In the absence of definitive answers, I try to push such questions aside. This morning I found myself humming U2’s “40,” a rock anthem the band used to perform at the end of every concert. Its lyrics come from Psalm 40, which itself is a song of longing.

I will sing, sing a new song.
I will sing, sing a new song.
How long to sing this song?
How long to sing this song?
How long, how long, how long
How long to sing this song?

How long will this quarantine last? Certainly more than forty days, which is itself a very long time. I’ve decided “how long” isn’t a helpful question: like a child asking “Are we there yet” on a long car drive, “how long” is a question that is both unanswerable and annoying. You miss a lot of scenery if you’re only asking “how long.” Instead, each day you sing whatever song that day delivers.

Maple leaves

Last night I dreamed I was at a bustling marketplace: a place similar to Boston’s Faneuil Hall or Seattle’s Pike Place Market, but not actually either. It was a setting I couldn’t identify in real life, but in dreamtime it was somewhere I’d been to before, albeit not recently.

In my dream, I went to this marketplace to browse: I was just looking. I walked among other shoppers without buying anything: I had no shopping list and no urgent need. I was by myself and free to duck into any store that looked interesting. I was enjoying the simple anonymity of being among other random shoppers: no rush or hurry, just gentle mingling.

At one point, I passed a corridor I’d never had time to explore. It was a passage I had always hurried past or through, as it was a narrow connector between two shops you could more easily reach from outside. In this corridor I found a favorite shop I thought had closed. It carried the kind of jewelry and beautiful tchotkes I adore: paperweights and snowglobes, pottery mugs and wooden puzzles.

Then through the nonlinear logic of dreams, I wandered into a science museum, admiring exhibits with no particular agenda or hurry: a desultory ramble through the land of Look Don’t Touch. Next I found myself in a quiet church in between services, with random strangers lighting candles and praying quietly in pews. I blessed myself from the communal font and gently touched a rosary someone had left beside a stack of church bulletins.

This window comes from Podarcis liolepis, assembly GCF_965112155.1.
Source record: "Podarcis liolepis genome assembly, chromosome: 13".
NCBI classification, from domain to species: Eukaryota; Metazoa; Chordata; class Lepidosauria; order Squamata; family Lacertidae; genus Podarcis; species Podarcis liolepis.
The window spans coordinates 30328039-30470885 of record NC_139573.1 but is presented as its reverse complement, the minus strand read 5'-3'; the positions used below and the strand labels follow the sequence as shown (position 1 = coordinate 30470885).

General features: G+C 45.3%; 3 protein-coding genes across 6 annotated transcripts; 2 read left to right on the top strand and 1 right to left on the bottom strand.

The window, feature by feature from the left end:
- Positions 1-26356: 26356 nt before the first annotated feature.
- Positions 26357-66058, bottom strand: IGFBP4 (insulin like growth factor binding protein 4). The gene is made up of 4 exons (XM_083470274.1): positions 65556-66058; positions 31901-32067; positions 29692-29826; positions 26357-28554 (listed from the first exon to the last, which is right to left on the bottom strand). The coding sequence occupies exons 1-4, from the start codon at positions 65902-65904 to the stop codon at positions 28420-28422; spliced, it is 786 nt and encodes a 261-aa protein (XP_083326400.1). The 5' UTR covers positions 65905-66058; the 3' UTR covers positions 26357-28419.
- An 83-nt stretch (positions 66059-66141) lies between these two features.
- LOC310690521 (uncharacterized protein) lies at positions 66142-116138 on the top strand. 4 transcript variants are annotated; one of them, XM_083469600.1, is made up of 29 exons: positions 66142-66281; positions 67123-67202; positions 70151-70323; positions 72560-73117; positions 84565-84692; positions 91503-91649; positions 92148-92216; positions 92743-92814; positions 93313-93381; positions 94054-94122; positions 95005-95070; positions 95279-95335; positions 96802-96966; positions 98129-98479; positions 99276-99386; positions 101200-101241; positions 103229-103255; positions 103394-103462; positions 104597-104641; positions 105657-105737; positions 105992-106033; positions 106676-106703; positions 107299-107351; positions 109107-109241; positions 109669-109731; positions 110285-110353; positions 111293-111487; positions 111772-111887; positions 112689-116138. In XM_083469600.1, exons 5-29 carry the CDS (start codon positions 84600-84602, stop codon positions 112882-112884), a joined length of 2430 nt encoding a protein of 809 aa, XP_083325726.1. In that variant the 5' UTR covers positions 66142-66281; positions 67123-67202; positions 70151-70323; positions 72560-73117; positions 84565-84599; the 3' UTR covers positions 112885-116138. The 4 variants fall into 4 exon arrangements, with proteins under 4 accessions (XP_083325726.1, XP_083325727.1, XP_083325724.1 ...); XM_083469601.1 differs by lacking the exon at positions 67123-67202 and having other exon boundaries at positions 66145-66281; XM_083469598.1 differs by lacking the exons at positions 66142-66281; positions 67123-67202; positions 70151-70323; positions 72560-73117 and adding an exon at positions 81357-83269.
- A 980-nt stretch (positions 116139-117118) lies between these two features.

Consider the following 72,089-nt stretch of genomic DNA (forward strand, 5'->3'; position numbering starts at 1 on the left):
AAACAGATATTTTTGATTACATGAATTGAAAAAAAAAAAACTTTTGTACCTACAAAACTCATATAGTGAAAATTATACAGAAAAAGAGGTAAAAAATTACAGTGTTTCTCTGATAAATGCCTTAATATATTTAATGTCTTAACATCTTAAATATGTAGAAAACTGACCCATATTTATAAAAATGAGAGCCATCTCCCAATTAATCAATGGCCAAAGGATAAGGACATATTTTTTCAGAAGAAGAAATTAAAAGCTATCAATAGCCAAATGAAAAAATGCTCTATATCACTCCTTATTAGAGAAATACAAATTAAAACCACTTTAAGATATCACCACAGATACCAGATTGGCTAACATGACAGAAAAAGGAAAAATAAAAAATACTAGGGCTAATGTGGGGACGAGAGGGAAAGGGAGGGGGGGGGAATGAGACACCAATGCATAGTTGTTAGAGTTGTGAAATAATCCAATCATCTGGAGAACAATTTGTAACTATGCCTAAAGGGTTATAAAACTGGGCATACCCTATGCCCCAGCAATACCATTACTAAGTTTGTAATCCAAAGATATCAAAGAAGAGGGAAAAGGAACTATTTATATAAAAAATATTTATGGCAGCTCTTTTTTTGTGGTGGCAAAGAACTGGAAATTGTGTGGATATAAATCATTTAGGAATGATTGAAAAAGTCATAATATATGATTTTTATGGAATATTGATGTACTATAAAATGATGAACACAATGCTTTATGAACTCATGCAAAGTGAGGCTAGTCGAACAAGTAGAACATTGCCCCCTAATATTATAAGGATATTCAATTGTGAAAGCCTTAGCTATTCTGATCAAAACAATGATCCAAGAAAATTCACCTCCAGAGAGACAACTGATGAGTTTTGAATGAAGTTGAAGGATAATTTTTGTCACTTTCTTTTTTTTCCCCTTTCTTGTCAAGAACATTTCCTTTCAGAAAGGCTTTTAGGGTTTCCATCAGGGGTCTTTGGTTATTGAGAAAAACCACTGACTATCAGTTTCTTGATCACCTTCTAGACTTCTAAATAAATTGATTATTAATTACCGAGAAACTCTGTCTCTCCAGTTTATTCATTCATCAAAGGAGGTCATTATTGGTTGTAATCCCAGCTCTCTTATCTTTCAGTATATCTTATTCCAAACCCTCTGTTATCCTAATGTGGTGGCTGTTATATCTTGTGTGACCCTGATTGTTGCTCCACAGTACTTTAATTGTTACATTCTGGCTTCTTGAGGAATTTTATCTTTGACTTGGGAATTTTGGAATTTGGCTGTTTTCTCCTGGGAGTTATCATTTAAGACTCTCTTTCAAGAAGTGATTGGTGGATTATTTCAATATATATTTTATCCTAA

Only on my way home did I remember I was supposed to be in quarantine, the strangers around me all potential vectors of invisible contagion. After more than a month of meticulous isolation, I would have to start my quarantine anew, worrying for fifteen days whether I had been exposed to sickness by the innocent act of walking unmasked among strangers.

Was it worth it, this risk of contagion in exchange for a casual afternoon spent window-shopping like we used to do without worry? The dream ended before I could decide.

Bloodroot in bloom

Today was sunny and cold, with winds rattling the windows. During these days of self-isolation, I’ve come to think of our house as a storm-tossed ship: all our energy is focused on keeping the elements out and the creatures inside safe, well-provisioned, and sheltered.

This morning as I wrote my journal pages, a chickadee or titmouse called right outside my window: not a song, but an alarm note. Chickadees and titmice have distinctly different songs, but their call notes are similar. Since the two birds often feed together, they share the same language of alarm: hey, watch out!

Earlier today I watched Congressman Joe Kennedy’s daily Facebook Live update, which he posted from his home. He talked about the surge of COVID-19 cases in Chelsea, MA: an outbreak fueled by the high percentage of essential workers living in densely packed neighborhoods there. It’s difficult to practice social distancing if you live in multigenerational households packed to the brim due to a shortage of affordable housing.

Kennedy gave his update in English and then in Spanish: many of the working class residents of Chelsea are immigrants. In English or Spanish, the message is the same. All bodies are vulnerable to infection, but some lives have been deemed by society to be disposable. If a job is essential, why isn’t the worker who does that job essential as well?

Viruses are natural, but inequality is human-made. Sickness preys on the most vulnerable: the poor, the medically compromised, the immigrants who are too scared to venture into an emergency room. We all wait anxiously for a vaccine against the Coronavirus, but when or how will we inoculate society against a plague of injustice?